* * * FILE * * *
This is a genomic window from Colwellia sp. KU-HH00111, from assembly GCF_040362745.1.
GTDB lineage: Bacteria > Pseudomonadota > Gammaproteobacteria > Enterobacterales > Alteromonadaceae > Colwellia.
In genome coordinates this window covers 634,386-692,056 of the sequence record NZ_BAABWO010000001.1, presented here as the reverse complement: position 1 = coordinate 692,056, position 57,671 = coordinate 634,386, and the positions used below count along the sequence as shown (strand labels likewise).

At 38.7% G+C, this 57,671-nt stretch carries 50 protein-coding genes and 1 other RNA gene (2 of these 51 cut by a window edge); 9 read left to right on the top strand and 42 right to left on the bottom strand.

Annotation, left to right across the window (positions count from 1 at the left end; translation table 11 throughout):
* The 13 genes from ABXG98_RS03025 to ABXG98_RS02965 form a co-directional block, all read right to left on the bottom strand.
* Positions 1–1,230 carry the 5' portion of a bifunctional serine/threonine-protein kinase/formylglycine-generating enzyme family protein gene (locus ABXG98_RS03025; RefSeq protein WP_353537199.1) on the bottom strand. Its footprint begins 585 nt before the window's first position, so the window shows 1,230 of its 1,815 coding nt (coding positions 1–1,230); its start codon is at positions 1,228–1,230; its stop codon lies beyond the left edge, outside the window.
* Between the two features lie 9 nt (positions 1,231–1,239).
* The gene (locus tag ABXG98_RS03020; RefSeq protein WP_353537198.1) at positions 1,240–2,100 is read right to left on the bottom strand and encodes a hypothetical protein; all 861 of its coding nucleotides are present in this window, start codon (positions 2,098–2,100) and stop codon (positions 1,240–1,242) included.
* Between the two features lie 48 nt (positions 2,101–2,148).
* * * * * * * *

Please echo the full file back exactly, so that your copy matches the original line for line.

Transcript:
This is a genomic window from Colwellia sp. KU-HH00111, from assembly GCF_040362745.1.
GTDB lineage: Bacteria > Pseudomonadota > Gammaproteobacteria > Enterobacterales > Alteromonadaceae > Colwellia.
In genome coordinates this window covers 634,386-692,056 of the sequence record NZ_BAABWO010000001.1, presented here as the reverse complement: position 1 = coordinate 692,056, position 57,671 = coordinate 634,386, and the positions used below count along the sequence as shown (strand labels likewise).

At 38.7% G+C, this 57,671-nt stretch carries 50 protein-coding genes and 1 other RNA gene (2 of these 51 cut by a window edge); 9 read left to right on the top strand and 42 right to left on the bottom strand.

Annotation, left to right across the window (positions count from 1 at the left end; translation table 11 throughout):
* The 13 genes from ABXG98_RS03025 to ABXG98_RS02965 form a co-directional block, all read right to left on the bottom strand.
* Positions 1–1,230 carry the 5' portion of a bifunctional serine/threonine-protein kinase/formylglycine-generating enzyme family protein gene (locus ABXG98_RS03025; RefSeq protein WP_353537199.1) on the bottom strand. Its footprint begins 585 nt before the window's first position, so the window shows 1,230 of its 1,815 coding nt (coding positions 1–1,230); its start codon is at positions 1,228–1,230; its stop codon lies beyond the left edge, outside the window.
* Between the two features lie 9 nt (positions 1,231–1,239).
* The gene (locus tag ABXG98_RS03020; RefSeq protein WP_353537198.1) at positions 1,240–2,100 is read right to left on the bottom strand and encodes a hypothetical protein; all 861 of its coding nucleotides are present in this window, start codon (positions 2,098–2,100) and stop codon (positions 1,240–1,242) included.
* Between the two features lie 48 nt (positions 2,101–2,148).